We live in a time where we are trying to be more environmentally conscious than ever before. Every choice that we make can have an impact on our environment. And every day, people are pledging to do their part to help protect the Earth. Perhaps you may want to live a "greener" lifestyle. Could that include your choice of birth control? You bet it does! Another huge proponent of going green is recycling. So this begs the question, can condoms be recycled?
In the most literal sense, both male condoms and female condoms CANNOT be recycled...meaning that each condom can ONLY be used ONE time (some women believe that they can wash out the female condom and use it again—this is not true or recommended). Okay, well now that you know that condom use should not be recycled, how about the actual condom itself? Can the condom be recycled? Nope—there are no recycling programs for condoms. Some condom companies are starting to try manufacturing their condoms in environmentally responsible ways. L. Condoms, for example, are packaged in recycled paper boxes, the condom directions are printed with vegetable inks, and do not contain any cellophane or plastic. This makes the condom box easier to recycle.
With No Real Way to Recycle Condoms, Where Do Our Used Condoms Go?
The latex in condoms is biodegradable. Latex is an all-natural substance made from the sap of rubber trees. For the most part, latex condoms and lambskin condoms can be broken down (meaning, they are biodegradable). This process can get complicated if the condoms have been coated with a personal lubricant or spermicide since these products may make it harder for the condom decompose. Unfortunately, because there has not really been any major research on this topic, we really do not know how long it takes condoms to break down when they end up in landfills.
Though polyurethane condoms (and female condoms) are made from a plastic material, these condoms are not biodegradable at all. So, even though they are technically considered plastic, you should not place these condoms in your recycling bin alongside water bottles and other plastic items. Even though nobody has really studied how, your best bet is to wrap the used condom in tissue (as this is biodegradable) and throw it away in the trash can.
So What Should You Do With a Used Condom?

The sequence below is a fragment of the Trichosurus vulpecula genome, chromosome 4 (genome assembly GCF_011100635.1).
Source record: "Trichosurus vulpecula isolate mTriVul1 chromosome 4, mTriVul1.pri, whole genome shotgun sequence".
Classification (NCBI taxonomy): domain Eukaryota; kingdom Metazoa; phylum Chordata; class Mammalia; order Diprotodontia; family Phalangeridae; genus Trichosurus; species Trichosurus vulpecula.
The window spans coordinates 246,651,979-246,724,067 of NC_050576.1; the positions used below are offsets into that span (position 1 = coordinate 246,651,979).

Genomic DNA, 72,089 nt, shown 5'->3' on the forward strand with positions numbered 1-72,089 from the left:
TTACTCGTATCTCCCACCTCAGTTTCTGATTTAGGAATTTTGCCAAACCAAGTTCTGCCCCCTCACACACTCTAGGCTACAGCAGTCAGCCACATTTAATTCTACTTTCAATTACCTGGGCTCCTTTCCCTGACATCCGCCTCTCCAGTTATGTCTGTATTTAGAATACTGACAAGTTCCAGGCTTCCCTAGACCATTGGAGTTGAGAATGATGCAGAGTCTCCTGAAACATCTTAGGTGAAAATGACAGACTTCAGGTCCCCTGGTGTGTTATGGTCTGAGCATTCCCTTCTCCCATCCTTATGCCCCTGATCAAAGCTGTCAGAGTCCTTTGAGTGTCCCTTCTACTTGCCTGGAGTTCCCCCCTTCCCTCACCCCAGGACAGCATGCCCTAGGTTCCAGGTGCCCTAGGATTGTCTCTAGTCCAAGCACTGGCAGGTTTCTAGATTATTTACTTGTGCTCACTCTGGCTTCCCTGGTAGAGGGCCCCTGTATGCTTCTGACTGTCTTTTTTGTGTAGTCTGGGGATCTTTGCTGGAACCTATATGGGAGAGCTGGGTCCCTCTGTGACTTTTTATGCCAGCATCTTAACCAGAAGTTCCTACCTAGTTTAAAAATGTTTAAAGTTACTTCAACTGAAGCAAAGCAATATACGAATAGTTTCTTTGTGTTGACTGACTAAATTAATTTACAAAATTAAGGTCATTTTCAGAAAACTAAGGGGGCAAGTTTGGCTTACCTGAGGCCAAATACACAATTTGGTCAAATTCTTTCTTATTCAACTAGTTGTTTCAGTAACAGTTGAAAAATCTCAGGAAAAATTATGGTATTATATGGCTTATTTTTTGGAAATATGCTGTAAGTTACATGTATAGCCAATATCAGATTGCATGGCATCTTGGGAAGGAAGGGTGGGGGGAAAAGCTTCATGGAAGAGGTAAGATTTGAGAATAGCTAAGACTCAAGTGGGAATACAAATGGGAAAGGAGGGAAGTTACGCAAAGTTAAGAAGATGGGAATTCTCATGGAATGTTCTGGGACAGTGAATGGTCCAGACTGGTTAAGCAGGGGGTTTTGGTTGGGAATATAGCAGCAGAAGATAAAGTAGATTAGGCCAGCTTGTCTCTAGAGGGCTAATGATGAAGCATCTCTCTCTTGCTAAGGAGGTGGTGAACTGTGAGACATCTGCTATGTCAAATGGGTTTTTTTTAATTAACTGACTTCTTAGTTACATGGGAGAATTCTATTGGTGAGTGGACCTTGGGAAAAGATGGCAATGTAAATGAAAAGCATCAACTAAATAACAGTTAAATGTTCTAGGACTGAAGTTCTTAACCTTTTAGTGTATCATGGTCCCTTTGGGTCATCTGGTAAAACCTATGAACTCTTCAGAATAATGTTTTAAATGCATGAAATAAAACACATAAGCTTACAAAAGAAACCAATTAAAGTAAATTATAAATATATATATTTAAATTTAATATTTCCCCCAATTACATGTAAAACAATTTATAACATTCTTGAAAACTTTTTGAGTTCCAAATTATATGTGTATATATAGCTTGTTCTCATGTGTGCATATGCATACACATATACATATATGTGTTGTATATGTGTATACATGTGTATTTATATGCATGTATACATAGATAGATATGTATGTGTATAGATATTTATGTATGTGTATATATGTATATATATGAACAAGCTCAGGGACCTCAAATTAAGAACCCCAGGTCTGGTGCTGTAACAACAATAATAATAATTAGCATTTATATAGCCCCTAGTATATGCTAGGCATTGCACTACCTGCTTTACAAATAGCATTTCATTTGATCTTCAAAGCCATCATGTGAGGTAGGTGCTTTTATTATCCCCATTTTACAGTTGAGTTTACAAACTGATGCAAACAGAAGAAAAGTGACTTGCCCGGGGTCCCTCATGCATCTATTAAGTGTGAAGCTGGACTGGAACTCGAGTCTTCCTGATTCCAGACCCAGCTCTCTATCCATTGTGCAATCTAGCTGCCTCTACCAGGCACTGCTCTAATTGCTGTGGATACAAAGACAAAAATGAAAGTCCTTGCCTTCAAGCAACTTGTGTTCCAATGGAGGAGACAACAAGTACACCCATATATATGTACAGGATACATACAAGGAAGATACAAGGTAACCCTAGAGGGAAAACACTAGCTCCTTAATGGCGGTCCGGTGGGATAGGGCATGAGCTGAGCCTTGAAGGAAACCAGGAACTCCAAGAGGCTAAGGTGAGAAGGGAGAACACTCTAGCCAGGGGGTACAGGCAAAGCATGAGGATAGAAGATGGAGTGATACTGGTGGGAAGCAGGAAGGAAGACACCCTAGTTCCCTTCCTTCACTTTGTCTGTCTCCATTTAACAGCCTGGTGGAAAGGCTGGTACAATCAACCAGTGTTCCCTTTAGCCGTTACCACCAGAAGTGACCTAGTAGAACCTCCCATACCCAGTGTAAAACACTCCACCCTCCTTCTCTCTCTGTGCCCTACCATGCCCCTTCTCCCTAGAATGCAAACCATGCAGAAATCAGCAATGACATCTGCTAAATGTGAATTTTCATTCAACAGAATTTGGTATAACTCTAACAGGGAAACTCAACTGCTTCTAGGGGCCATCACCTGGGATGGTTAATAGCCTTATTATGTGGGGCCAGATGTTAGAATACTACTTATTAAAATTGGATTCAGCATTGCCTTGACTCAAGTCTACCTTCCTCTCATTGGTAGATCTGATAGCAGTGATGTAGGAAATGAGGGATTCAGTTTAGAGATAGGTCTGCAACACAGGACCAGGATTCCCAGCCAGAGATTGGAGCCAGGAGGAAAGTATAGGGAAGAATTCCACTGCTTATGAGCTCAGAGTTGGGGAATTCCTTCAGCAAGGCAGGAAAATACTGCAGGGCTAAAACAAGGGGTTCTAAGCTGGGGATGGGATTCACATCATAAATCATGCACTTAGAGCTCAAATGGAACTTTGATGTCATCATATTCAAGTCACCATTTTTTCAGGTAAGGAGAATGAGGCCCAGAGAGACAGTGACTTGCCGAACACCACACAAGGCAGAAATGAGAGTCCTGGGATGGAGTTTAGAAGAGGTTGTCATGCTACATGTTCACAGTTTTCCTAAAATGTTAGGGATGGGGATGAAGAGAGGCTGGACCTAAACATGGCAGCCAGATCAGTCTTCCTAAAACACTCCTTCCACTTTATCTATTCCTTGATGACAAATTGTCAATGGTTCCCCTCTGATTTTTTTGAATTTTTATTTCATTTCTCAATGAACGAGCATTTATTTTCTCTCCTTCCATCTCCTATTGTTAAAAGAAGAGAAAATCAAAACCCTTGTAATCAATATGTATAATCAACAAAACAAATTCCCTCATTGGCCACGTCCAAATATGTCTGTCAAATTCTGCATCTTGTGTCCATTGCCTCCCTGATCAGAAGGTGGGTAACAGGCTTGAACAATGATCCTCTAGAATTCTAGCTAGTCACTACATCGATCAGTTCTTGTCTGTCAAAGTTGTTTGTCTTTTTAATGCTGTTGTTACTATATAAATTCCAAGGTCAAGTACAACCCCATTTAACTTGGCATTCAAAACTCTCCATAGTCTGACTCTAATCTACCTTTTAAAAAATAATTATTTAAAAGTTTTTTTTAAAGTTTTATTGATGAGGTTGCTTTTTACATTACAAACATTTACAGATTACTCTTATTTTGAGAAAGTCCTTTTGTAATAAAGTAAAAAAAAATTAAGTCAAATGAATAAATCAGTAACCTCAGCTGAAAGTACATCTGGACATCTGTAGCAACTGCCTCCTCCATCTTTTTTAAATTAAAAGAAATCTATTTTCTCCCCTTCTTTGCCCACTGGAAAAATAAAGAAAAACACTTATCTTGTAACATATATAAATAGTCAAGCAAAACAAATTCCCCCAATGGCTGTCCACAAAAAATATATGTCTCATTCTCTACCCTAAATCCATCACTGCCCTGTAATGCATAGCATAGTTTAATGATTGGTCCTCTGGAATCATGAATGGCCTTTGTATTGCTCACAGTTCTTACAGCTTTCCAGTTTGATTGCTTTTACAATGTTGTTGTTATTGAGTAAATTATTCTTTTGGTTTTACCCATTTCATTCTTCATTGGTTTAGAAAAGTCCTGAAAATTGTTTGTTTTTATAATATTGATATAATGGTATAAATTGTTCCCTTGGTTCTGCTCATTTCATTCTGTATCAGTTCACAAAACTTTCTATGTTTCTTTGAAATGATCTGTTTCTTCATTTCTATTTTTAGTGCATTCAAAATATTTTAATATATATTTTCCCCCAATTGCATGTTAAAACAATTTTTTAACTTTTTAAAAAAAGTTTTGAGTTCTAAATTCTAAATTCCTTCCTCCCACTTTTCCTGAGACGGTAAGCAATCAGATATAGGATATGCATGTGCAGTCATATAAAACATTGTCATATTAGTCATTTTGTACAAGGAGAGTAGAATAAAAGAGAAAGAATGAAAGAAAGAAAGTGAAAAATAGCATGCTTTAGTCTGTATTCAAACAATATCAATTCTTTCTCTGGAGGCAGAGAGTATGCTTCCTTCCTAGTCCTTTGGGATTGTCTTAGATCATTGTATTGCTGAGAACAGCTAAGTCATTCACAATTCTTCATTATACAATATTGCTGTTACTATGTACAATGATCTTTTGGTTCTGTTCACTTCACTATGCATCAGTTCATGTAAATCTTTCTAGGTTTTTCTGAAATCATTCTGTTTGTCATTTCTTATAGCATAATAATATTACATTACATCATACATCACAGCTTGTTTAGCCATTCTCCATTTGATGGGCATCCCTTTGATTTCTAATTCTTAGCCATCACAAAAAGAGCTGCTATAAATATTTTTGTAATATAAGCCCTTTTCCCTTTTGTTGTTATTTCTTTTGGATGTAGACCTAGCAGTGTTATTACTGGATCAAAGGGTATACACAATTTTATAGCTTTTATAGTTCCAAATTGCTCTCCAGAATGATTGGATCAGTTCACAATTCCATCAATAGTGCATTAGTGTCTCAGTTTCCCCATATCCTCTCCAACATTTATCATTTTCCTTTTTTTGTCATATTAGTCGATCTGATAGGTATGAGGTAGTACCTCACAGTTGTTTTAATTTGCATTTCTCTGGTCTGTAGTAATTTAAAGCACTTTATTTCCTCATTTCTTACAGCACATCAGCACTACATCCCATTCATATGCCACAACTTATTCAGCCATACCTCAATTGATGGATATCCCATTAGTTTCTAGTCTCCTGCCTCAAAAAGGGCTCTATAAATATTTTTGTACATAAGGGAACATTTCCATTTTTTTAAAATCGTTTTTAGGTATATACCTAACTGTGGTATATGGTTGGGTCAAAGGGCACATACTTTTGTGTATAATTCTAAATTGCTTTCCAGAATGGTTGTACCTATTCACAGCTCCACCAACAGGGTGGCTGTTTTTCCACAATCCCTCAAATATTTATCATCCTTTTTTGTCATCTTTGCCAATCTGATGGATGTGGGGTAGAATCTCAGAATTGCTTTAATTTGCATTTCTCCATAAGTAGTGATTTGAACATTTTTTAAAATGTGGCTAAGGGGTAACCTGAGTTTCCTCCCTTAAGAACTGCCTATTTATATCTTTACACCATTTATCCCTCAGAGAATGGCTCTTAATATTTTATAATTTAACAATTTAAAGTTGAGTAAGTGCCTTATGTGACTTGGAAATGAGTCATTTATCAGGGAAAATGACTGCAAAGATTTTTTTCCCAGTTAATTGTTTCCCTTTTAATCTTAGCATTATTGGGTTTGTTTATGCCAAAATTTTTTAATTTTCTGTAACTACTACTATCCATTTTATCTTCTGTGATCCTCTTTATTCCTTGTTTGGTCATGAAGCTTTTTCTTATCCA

Most importantly, never flush a condom down the toilet. There are several reasons for this. Once latex is in water, it is no longer biodegradable. Flushed condoms can clog your plumbing—this can be expensive to fix (and potentially embarrassing if the plumber can identify the cause of your clog!). Also, even though flushed condoms are usually found and discarded at the beginning of the water-recycling process, if they are not discovered, they can end up in our water supply (eew!). These used condoms travel along with other water waste and can end up in our oceans and lakes.
The best rule of thumb is to wrap a used condom in toilet paper, a tissue, or even a paper bag, and put it in the garbage. All these items are biodegradable, so this is the most environmentally-friendly way to throw away a condom.
So There's No Way for Condoms to Be Recycled?
No, condoms cannot be recycled. But there is some good news when it comes to condom use, safe sex, and protecting the earth. The semen and other bodily fluids left in condoms will completely decompose in the environment. Also, don't forget your condom packages! You can recycle the boxes that condoms come in—just make sure that you throw away the individual foil packages that condoms come in (because these can't be recycled).
It is unfortunate that there are not better earth-friendly ways of throwing out condoms. And although I am a huge advocate for living a greener lifestyle, I would still have to argue that the benefits of condom use—pregnancy protection and protection against various STDs—outweigh the limited options for recycling condoms. So, do your best to help protect our earth, but also remember to protect yourself during sex—condoms are a great and inexpensive birth control option to allow yourself this protection. And if you insist on wanting to recycle condoms, here's another way to look at recycling... why not experiment with different types of condoms—then "recycle" the condom types that you like the most.